Thursday, August 16, 2007

Bridging the Gap XI: On My Own Science Series

In my post of March 3 (Nonfiction That Makes the Grade) I described the qualities which make a nonfiction book exciting and educational for elementary and middle school students.

I recently had a chance to sample the On My Own Scienceseries from Millbrook Press, a Minneapolis-based publisher which has specialized in nonfiction series for grades 2-5.
In addition to the useful elementary science report fare, such as Why Does It Rain? and Volcanoes Inside and Out, this series has some intriguing titles which seem to be drawn from timely news reports of discoveries in diverse areas of science, including The Search for Antarctic Dinosaurs, Supercroc Found, and Real-Life Sea Monsters.

For example, Shipwreck Search: Discovery of the H. L. Hunley recounts the fascinating story of the search for and eventual discovery in 1995 of the Confederate submarine H. L. Hunley, a narrow, forty-foot human-powered sub which became the first underwater craft to sink an enemy ship.

Author Sally Walker begins the account of the discovery with a brief history of the search, begun after the Civil War with conventional divers in helmets and pressure suits and culminating in scuba divers' finding the craft buried under several feet of sand and debris in 1995. As the discovery phase gives way to recovery, Walker takes care to cover the different roles of historians, engineers, archaeologists, forensic anthropologists, and genetic biologists who take part in the raising, preservation, and interpretation of the material found inside the Hunley, a priceless, if inadvertent, time capsule of the Civil War era. Illustrations and text show how forensic artists reconstructed the facial features using the skeletons of the crew to aid in their identification. As a result of the DNA and forensic study, crew members have been identified and the names and drawings of these men are included in the text.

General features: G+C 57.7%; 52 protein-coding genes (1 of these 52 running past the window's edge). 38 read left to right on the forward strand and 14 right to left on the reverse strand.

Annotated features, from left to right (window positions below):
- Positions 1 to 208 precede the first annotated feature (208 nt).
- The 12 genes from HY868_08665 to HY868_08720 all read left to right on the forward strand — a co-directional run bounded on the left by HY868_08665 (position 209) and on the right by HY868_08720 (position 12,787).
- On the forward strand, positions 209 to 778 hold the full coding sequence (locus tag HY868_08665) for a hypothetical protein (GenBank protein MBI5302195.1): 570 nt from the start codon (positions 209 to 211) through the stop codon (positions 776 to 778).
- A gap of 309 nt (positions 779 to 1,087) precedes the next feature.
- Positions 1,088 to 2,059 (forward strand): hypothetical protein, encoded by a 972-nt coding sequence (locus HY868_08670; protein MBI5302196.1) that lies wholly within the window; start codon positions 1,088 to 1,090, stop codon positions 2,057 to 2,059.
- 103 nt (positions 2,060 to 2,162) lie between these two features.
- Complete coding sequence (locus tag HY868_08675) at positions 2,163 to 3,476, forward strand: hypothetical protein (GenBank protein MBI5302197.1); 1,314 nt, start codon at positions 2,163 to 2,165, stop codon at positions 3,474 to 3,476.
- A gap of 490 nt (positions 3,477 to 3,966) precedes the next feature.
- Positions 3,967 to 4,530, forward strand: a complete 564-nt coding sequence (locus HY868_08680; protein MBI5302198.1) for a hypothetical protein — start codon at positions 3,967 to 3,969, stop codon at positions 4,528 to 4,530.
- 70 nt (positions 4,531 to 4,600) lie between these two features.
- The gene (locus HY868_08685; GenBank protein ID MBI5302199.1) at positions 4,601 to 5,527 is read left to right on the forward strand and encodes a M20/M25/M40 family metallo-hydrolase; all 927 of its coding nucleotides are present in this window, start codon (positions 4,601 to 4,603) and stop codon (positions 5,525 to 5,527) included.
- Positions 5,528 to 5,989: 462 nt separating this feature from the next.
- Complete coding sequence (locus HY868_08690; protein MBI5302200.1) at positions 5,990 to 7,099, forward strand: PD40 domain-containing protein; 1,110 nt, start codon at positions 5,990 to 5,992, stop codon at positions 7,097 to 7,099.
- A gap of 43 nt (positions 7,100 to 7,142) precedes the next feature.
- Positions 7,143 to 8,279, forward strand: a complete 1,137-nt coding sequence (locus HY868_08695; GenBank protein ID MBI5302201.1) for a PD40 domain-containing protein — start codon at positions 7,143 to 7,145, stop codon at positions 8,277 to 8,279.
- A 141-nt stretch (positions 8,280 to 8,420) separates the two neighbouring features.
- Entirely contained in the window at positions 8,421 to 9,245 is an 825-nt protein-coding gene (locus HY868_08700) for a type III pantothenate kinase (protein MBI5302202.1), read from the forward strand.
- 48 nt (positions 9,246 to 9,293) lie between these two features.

Walker recounts one fascinating find aboard the Hunley. Family legend had told of a lucky talisman carried by its captain, George E.Dixon, a dented gold piece which had stopped a bullet which struck him in the Battle of Shiloh. Amazingly, archaeologist Marcia Jacobsen found this coin, with its poignant engraving, "Shiloh, April 6, 1862 My Life Preserver. G.E.D.," among his bones.

Books in this series include considerable backmatter, including afterwords, bibliographies, glossaries, and references.

For those kids who favor nonfiction books for their recreational reading, this series has some appealing titles and solid science to offer. Accelerated Reader levels for this series range from grade 3.2 to 4.5, right on target for beginning chapter readers.

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